In the heart of Kishanganj in Bihar’s Seemanchal region, stands a dwelling of a small Shia community, of around a thousand people, who trace their lineage to present-day Iran. A nondescript road from Churipatti locality leads to the Irani Basti, where hutments are lined in a crescent-like arc. Their ancestors were “horse traders who came to India centuries ago, even before the Mughal rule was established, travelled to various parts, and some settled down here”, says Nadim Hussain, 40, sitting inside a mosque after the Juloos-e-Amari procession.
Outside, in the courtyard, some women are washing utensils from the community lunch that preceded the procession. Among those talking animatedly in Persian is 85-year-old Begum Khatoon, who says the community lived the life of nomads and settled down in Kishanganj half-a-century ago. “We lived in tents in Khagra on the outskirts of the city. Later, we set up our base here and people now call this Irani Basti,” she says. A few metres away from her lives Seemazar Begum with her four children and grandchildren. “My great grandfather had come here and we all (inhabitants of the Basti) are from the same family,” says the wrinkled-face Begum in Persian, whose family claims she is easily 110 years old. (Follow Bihar Elections voting LIVE Updates here)
The Persian they speak is similar to what is spoken in the Shiraz province of Iran, mixed with Hindi, says Mohammad Minhaj Alam, of the neighbouring Uttar Dinajpur in West Bengal, who studies Persian at Tehran’s Allahmeh Tabataba’i University. “Certain verbs they use are old Persian,” he says.
The community clings to its roots, says Hussain. And marriges outside the clan, especially by women, are frowned upon.
As nomads, they earlier sold horses for a living, now earnings come largely from sourcing stones believed to be lucky, glass frames, etc from Jaipur, and selling them in the Northeast. “We go all the way to Tripura,” says Safdar Ali, 27. “Like our ancestors, we can’t sit at home either.”
The lockdown, however, has forced him and others out of business.
Tucked in the north-east corner of Bihar, bordering Nepal and Bengal, Kishanganj is the gateway to north Bengal and the Northeast. It is assailed by the same problems (floods, unemployment, etc.) as the rest of Bihar’s most backward region, the historically neglected but politically significant Seemanchal.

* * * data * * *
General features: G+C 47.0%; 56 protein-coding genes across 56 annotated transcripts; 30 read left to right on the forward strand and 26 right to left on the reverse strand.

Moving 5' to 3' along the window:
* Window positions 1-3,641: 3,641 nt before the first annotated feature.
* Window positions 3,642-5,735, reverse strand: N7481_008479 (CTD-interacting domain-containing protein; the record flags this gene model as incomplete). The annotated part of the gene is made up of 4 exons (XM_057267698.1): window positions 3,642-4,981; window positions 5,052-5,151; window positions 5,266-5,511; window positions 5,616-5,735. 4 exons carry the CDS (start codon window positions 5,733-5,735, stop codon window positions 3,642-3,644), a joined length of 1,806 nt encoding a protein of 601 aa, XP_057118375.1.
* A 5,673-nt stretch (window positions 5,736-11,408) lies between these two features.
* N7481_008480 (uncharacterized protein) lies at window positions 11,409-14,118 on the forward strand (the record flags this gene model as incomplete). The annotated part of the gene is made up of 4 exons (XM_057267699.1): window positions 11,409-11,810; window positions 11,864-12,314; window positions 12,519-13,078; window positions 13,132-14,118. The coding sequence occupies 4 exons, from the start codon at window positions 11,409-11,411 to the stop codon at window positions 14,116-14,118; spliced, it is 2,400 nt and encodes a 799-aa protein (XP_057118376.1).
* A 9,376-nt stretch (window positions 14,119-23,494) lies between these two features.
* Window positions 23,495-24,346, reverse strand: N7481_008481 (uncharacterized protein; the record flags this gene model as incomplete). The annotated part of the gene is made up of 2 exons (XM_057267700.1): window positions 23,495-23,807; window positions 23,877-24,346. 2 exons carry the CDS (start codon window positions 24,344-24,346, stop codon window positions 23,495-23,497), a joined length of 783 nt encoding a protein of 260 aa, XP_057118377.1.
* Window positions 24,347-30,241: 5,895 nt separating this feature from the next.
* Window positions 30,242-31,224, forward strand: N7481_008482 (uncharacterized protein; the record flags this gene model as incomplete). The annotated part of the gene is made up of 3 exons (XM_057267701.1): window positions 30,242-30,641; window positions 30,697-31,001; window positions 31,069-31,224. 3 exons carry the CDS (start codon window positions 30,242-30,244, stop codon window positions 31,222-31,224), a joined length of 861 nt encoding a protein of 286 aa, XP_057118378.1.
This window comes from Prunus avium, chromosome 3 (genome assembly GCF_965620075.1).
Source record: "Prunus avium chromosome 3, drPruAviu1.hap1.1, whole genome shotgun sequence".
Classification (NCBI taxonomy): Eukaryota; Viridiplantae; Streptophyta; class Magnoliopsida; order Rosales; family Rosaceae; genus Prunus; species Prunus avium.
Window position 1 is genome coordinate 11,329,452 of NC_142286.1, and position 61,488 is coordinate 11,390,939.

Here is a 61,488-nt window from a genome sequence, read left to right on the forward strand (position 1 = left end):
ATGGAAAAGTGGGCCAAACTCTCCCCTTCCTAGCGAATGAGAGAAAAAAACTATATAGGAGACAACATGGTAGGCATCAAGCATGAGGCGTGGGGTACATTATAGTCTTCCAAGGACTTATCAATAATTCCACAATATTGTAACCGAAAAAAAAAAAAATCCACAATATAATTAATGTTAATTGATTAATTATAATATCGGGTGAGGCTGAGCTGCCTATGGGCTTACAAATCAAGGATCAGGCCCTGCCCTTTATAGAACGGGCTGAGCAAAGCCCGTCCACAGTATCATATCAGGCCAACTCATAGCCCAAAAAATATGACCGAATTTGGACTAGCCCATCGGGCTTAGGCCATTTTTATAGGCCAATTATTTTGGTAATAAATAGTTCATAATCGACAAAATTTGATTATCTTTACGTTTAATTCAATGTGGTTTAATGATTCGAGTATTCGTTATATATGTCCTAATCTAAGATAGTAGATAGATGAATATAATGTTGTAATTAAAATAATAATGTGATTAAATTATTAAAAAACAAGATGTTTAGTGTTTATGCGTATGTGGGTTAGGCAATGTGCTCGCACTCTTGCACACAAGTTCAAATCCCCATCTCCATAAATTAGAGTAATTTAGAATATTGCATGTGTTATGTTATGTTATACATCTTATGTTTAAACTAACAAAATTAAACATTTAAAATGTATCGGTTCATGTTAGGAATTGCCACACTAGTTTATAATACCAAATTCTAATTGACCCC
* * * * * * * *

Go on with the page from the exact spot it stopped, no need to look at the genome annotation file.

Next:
Most of them in the Irani Basti have Aadhaar cards but only a few get subsidised ration. “The names on the government list have deliberately not been updated,” says Hussain. The nearest hospital is 1 km away. The Basti has electricity but no running water and relies on hand-pumps. “Water lines have been laid recently but supply has not begun yet,” Hussain says.
Afsar Ali, 45, the community head, says, nearly 100 members of the community have voter ID cards. However, not all of them vote. “When we moved to this place from Khagra on the outskirts, names of some of the community members were not added to the voters’ list. We tried to find out the reason but never got a response,” says Ali.
While the Nitish Kumar government got a resolution passed in the Assembly against implementation of an NRC in the state, the community remains apprehensive about such a plan. “We have lived here for centuries and have documents to prove it,” says Hussain.
A mosque that the community uses located a kilometre from the Basti has a plaque dating it back to 1896.
In 2019, in a bypoll, the AIMIM had won the Kishanganj Assembly seat that has long been a Congress bastion.
However, Hussain says, all parties make a beeline just before the elections, but “who remembers us once the results are out”. “We will vote for the candidate who is best placed to defeat the BJP.”
📣 The Indian Express is now on Telegram. Click here to join our channel (@indianexpress) and stay updated with the latest headlines